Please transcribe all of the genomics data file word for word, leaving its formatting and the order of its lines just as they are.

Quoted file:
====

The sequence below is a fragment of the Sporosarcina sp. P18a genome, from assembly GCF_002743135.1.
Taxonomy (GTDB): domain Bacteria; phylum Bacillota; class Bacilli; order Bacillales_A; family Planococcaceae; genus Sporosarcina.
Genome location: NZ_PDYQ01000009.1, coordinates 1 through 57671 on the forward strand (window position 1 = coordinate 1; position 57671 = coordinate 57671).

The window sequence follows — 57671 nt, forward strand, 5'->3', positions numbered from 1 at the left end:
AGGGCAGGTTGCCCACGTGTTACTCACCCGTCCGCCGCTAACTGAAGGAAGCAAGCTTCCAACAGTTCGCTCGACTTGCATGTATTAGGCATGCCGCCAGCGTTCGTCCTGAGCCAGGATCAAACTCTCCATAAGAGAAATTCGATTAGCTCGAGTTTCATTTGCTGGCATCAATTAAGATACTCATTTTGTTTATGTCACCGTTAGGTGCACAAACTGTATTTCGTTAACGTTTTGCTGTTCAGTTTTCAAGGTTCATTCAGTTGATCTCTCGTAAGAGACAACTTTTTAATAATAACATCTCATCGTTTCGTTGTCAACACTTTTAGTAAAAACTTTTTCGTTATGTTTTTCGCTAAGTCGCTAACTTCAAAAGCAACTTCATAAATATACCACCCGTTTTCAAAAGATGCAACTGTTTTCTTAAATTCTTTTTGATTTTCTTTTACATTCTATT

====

The sequence below is a fragment of the Sporosarcina sp. P18a genome, from assembly GCF_002743135.1.
Taxonomy (GTDB): domain Bacteria; phylum Bacillota; class Bacilli; order Bacillales_A; family Planococcaceae; genus Sporosarcina.
Genome location: NZ_PDYQ01000009.1, coordinates 1 through 57671 on the forward strand (window position 1 = coordinate 1; position 57671 = coordinate 57671).

The window sequence follows — 57671 nt, forward strand, 5'->3', positions numbered from 1 at the left end:
AGGGCAGGTTGCCCACGTGTTACTCACCCGTCCGCCGCTAACTGAAGGAAGCAAGCTTCCAACAGTTCGCTCGACTTGCATGTATTAGGCATGCCGCCAGCGTTCGTCCTGAGCCAGGATCAAACTCTCCATAAGAGAAATTCGATTAGCTCGAGTTTCATTTGCTGGCATCAATTAAGATACTCATTTTGTTTATGTCACCGTTAGGTGCACAAACTGTATTTCGTTAACGTTTTGCTGTTCAGTTTTCAAGGTTCATTCAGTTGATCTCTCGTAAGAGACAACTTTTTAATAATAACATCTCATCGTTTCGTTGTCAACACTTTTAGTAAAAACTTTTTCGTTATGTTTTTCGCTAAGTCGCTAACTTCAAAAGCAACTTCATAAATATACCACCCGTTTTCAAAAGATGCAACTGTTTTCTTAAATTCTTTTTGATTTTCTTTTACATTCTATT